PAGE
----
What is a sister city?
A sister city is a long-term partnership between two communities in two countries which is officially recognized after the highest elected or appointed official from both communities sign off on an agreement to become sister cities. The goal of a sister city program is to promote peace through mutual respect, understanding and cooperation – one individual, one community at a time.
A Perfect Match
Hot Springs and Hanamaki, Japan officially became sister cities on January 15, 1993. Hanamaki is a small town in northern Japan, and like Hot Springs, Hanamaki relies on tourism as a chief revenue source. Their bathhouses, called onsen, feature thermal waters from nearby hot springs. The city is surrounded by rolling hills and a low mountain range. Hanamaki is home to the late Miyazawa Kenji, Japan’s most illustrious poet, along with many other artists and poets, giving the city its rich artistic heritage.
Hanamaki in Hot Springs
While not everyone can visit Hanamaki, it is possible to experience the beauty and culture of Hanamaki in Hot Springs.
The Japanese influence is easily seen in the Garden of the Pine Wind, which the Japanese named and provided design input. They also helped name and dedicate the Sunrise Bridge, and presented a stone lantern which can be seen along the garden trails.
The Hanamaki Permanent Exhibit at the Hot Springs Convention Center is a museum-quality exhibit which features a core sampling of contemporary Japanese folk art, as well as an authentic Deer Dancer costume, a famous symbol of Hanamaki culture. The costume was presented as a gift from Hanamaki to Hot Springs during the grand opening ceremonies for the Hot Springs Convention Center in December 1998.
Located at the front of the Convention Center, you will find a silhouette sculpture of the Hanamaki native, Kenji Mizawa. Alongside the sculpture a plaque can be found with more information about Miyazawa and his poem “Strong in the Raid”. The statue was created as a replica of a statue in Hanamaki that is located at the museum dedicated to his life’s work.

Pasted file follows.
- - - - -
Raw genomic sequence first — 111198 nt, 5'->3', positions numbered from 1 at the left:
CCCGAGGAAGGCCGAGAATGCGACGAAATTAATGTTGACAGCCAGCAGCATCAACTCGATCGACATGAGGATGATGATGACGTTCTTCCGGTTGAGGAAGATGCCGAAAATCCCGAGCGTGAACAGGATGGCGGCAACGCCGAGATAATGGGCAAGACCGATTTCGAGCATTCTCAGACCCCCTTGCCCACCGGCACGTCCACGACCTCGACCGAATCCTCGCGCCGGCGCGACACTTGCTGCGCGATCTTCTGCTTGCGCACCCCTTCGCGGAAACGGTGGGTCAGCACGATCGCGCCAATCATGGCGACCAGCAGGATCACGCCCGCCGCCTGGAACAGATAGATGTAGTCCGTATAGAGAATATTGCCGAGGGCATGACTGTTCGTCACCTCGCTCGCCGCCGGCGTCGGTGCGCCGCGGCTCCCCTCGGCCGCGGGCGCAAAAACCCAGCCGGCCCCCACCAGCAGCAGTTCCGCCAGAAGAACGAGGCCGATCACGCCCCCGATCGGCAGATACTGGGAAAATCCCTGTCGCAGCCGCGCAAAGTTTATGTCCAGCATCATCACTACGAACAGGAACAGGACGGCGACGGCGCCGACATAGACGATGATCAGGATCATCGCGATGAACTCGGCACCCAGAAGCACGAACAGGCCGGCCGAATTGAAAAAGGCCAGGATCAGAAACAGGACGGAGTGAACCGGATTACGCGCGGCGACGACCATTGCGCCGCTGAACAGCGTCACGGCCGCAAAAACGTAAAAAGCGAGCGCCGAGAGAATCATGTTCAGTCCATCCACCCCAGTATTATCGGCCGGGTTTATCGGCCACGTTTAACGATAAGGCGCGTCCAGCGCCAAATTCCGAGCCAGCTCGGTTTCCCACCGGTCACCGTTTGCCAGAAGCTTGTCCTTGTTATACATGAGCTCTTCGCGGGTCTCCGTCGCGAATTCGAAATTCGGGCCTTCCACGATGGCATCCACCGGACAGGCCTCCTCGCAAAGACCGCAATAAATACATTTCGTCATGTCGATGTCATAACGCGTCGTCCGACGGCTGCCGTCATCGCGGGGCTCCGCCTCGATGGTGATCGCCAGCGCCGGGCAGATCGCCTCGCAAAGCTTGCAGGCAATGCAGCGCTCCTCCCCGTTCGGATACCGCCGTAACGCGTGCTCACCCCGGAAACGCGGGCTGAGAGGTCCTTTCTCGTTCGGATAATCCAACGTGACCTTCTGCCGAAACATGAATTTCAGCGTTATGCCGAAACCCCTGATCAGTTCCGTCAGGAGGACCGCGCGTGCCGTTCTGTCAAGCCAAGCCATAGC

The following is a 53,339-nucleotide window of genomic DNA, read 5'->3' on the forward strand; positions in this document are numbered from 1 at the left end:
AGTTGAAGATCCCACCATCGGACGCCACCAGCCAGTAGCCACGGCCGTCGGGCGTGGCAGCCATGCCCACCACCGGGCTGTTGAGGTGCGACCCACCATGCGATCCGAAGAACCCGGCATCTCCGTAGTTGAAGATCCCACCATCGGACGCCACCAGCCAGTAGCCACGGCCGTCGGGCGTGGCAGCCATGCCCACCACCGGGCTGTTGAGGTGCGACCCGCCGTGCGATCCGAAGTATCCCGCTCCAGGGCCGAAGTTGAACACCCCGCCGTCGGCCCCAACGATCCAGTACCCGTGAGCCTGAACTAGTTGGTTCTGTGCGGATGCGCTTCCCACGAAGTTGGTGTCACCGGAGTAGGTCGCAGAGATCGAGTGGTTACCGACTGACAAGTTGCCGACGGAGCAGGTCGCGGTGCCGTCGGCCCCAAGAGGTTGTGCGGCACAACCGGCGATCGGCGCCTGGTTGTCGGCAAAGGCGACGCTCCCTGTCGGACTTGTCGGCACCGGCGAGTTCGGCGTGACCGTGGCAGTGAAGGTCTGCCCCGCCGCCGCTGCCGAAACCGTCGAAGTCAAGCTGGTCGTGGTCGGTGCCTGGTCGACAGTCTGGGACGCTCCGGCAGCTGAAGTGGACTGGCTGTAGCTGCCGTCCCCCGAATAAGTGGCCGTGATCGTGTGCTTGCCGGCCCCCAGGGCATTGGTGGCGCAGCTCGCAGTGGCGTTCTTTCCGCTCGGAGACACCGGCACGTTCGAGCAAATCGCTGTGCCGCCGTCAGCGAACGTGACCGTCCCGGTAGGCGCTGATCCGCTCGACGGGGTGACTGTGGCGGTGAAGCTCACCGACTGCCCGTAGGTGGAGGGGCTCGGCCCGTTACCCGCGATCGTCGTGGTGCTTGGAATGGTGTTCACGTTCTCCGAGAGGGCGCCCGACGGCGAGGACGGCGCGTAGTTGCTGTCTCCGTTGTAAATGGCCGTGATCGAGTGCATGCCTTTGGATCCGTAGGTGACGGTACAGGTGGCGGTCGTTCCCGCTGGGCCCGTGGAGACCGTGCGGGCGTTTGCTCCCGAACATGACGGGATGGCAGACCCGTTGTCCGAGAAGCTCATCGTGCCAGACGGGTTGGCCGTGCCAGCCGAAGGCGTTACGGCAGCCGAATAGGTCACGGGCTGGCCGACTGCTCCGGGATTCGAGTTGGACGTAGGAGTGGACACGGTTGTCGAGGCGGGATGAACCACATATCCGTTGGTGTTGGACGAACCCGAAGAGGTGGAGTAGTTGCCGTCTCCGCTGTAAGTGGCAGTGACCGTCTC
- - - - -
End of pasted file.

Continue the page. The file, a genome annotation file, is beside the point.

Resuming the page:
The City of Hanamaki gifted the people of Hot Springs a special crystal light sculpture, part of a collection of crystals created to commemorate the 120th anniversary of Kenji Miyazawa’s birth. The crystal can be found in the main concourse of the Hot Springs Convention Center.
A mural which will ultimately feature artwork representing the four seasons of the year in Hanamaki was begun in 2018 by Pepe Gaka. Gaka is an Italian artist who lived in Japan for several years and has also spent a significant amount of time in Hot Springs with numerous murals that can be seen around the city. The first segment of the mural featured a winter scene of one of Hanamaki’s most famous onsen, Osawa onsen. The spring mural depicts one of Hanamaki’s many shrines surrounded by the beautiful sakura, cherry blossoms, in full bloom. Summer and fall additions are planned in the coming year. The mural is located at 833 Central Avenue.
Each year, the Hot Springs Sister City Program offers numerous opportunities for the residents of Hot Springs to take part in through programs presented in partnership with the Garland County Library and through local civic groups. The annual Cherry Blossom Festival held each spring celebrates the culture of Japan in an event featuring music, dance, food and arts. See the Arkansas Cherry Blossom Page for more information.
For more information or to learn about volunteer opportunities for the program, call 501-545-6960.
Hot Springs National Park Sister City Foundation Board of Directors
Corey Alderdice, Chair
Carla Mouton, Vice Chair
Lyndsey Dilks, Treasurer
Donna Casparian, Secretary
Mary Zunick, Executive Director